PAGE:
Monday, June 23, 2008

Brevard Springs Childs (1923–2007)

One year ago today, June 23, 2007, marks the passing of one of the 20th century's most influential Biblical scholars. I can neither lay claim to having met Childs nor brag of having read any of his massive tomes. So far, I only own his commentary on Exodus and I've only read a few pages. However, in my dealings with theological books and through reading other theological works (and blogs) I am becoming more and more aware of the contribution Childs made in his field of expertise. Of course, one of the things I am most interested in is the measure to which a Christian benefits the church and the cause of the Gospel. Some of the articles I have read indicate that Childs was very interested in bridging the gap between academia and ecclesia. Like many modern biblical scholars, he was not an inerrantist. If I correctly understand what I've read, he was opposed to attempts at interpreting the OT by the NT and he argued for a Christological interpretation of both Testaments. Both liberal and conservative camps claim him, which puts him in company with a host of influential theologians throughout Church History. It seems to me that he strove to maintain a theological position somewhere between the 'biblicists' and the 'liberals.' Beyond these few details, I am still reading and learning.

Life -
Brevard Childs was born in South Carolina on September 2, 1923. G. T. Sheppard notes, in the HHMBI, that Childs "grew up in Southern Presbyterian churches," but Daniel Driver, per Christopher Seitz, contends that Childs was "baptized Episcopalian" and worshiped in Presbyterian churches in New York. Whichever it is, being a South Carolina resident for nearly 15 years, I enjoy learning of influential figures in Church History who hale from this state. (I recently listened to a lecture by Seitz in which he mentions having grown up in Charleston. How about that!)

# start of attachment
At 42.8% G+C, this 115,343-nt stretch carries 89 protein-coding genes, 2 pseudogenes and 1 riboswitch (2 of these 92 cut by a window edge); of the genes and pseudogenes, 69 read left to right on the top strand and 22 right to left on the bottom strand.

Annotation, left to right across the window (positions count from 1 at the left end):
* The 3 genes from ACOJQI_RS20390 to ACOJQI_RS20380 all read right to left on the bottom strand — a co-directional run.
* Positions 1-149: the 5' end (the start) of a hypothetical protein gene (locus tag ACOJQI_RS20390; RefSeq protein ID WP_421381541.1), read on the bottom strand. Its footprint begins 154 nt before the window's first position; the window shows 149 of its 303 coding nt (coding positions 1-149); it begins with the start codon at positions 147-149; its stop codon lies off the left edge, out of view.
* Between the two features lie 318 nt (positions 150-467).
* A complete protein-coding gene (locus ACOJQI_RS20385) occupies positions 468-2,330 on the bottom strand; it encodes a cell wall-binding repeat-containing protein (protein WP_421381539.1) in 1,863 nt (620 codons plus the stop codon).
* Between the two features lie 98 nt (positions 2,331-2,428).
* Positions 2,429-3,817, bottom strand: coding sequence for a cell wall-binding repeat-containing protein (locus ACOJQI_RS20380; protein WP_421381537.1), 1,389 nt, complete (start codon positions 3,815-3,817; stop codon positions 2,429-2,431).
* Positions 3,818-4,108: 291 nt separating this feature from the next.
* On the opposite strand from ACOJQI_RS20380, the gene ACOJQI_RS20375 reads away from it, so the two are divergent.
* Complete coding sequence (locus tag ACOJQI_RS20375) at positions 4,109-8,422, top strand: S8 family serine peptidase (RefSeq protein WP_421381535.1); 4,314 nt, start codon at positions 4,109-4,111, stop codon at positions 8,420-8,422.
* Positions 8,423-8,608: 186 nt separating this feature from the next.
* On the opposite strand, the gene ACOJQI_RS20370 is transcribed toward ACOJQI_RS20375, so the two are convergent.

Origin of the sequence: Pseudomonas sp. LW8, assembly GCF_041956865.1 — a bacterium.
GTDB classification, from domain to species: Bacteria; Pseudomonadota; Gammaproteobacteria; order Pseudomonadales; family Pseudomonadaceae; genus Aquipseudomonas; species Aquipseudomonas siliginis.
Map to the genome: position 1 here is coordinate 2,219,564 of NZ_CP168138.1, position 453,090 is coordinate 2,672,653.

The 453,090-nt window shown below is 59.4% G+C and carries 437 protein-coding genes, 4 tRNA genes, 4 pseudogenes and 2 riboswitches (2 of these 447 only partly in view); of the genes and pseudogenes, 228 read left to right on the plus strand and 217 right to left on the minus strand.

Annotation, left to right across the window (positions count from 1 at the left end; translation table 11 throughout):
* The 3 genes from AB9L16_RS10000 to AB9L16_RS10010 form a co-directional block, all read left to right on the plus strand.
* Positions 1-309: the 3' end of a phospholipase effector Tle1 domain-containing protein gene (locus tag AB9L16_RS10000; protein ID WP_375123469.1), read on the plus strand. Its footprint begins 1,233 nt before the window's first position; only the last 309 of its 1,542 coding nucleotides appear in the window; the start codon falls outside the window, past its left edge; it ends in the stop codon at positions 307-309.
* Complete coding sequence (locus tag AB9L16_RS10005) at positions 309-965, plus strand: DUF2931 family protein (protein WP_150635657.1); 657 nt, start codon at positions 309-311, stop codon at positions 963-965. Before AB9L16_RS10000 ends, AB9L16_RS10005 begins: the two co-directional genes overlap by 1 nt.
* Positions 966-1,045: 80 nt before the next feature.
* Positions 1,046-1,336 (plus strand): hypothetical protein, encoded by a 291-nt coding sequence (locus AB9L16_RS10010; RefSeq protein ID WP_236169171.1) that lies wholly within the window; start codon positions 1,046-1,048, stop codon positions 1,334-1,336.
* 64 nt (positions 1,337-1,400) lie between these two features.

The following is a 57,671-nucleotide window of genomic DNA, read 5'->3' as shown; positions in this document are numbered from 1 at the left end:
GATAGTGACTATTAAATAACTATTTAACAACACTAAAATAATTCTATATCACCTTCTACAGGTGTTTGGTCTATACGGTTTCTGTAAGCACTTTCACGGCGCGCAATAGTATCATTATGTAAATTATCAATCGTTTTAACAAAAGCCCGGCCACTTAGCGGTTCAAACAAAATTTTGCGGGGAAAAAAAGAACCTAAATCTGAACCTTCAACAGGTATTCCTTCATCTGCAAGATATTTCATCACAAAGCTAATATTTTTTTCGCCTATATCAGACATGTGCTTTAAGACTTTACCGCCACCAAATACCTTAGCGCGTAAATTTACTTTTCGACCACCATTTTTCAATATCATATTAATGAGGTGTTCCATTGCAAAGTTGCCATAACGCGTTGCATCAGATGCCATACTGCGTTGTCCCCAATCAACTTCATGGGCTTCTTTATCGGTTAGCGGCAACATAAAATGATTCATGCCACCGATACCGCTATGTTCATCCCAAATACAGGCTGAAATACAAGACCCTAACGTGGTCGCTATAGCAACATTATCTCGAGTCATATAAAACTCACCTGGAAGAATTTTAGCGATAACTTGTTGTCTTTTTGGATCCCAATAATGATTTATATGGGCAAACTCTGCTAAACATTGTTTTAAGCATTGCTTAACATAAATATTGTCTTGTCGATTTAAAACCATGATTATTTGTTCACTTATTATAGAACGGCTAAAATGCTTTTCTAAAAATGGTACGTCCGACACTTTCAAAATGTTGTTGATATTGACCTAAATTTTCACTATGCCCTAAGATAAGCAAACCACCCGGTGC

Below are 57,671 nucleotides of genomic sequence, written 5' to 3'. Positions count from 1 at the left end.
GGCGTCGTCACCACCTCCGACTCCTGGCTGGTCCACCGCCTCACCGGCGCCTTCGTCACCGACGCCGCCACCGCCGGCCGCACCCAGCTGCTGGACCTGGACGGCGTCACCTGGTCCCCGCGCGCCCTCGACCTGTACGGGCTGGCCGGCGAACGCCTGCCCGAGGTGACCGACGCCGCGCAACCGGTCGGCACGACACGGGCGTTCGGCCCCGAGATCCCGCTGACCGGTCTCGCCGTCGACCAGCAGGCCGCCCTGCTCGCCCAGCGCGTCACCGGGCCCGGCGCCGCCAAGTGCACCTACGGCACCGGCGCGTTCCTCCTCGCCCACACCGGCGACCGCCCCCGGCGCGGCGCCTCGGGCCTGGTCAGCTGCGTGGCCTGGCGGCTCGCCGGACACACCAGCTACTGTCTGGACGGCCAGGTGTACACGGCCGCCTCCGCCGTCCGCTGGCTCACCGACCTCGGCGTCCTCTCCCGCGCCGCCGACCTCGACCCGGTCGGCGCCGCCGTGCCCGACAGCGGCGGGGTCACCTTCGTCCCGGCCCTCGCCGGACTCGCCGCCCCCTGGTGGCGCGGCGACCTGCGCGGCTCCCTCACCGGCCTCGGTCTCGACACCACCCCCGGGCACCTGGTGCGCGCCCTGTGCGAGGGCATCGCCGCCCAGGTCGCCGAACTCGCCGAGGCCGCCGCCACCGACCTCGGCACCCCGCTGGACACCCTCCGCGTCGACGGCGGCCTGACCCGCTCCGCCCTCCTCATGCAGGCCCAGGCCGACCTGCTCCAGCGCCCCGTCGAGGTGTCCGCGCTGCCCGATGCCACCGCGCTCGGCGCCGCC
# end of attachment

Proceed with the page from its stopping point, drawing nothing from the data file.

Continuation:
Anyway, Childs grew up in Queens, New York and went on to earn an A.B. and M.A. from the University of Michigan and a B.D. from Princeton Theological Seminary. He pursued a doctorate at the University of Basel, Switzerland and took advantage of further studies at Heidelberg University.

While in Europe, Childs studied under Walther Eichrodt (noted for his Theology of the Old Testament, 2 vols.) and Walter Baumgartner. At Basel he became immersed in the methods of form criticism while he wrote his thesis. During this time he seems to have been greatly influenced by Karl Barth, who was also one of Childs' professors at Basel.

Works -
Among his major writings are the following:
Biographical Resources -
  • Yale Divinity School's notice of the passing of Brevard Childs (06/25/07).
Current Research
  • Daniel Driver is currently working on a doctoral thesis that deals with the work of B. S. Childs: “Scripture’s Textual Authority”: The Work of Brevard Childs in International Context. You can find his proposal here.
  • Philip Sumpter is working on a thesis on the work of Childs and Seitz and their canonical approach. Read his proposal here.
Miscellanious -
An interview with Brevard Childs conducted by Westminster John Knox Press regarding his canonical studies and his forthcoming commentary on Isaiah has been reproduced here.

Walter Brueggemann's review of Child's Biblical Theology of the Old and New Testaments: Theological Reflection on the Christian Bible (Minneapolis, Fortress Press, 1993, 745 pp.): Against the Stream: Brevard Childs's Biblical Theology
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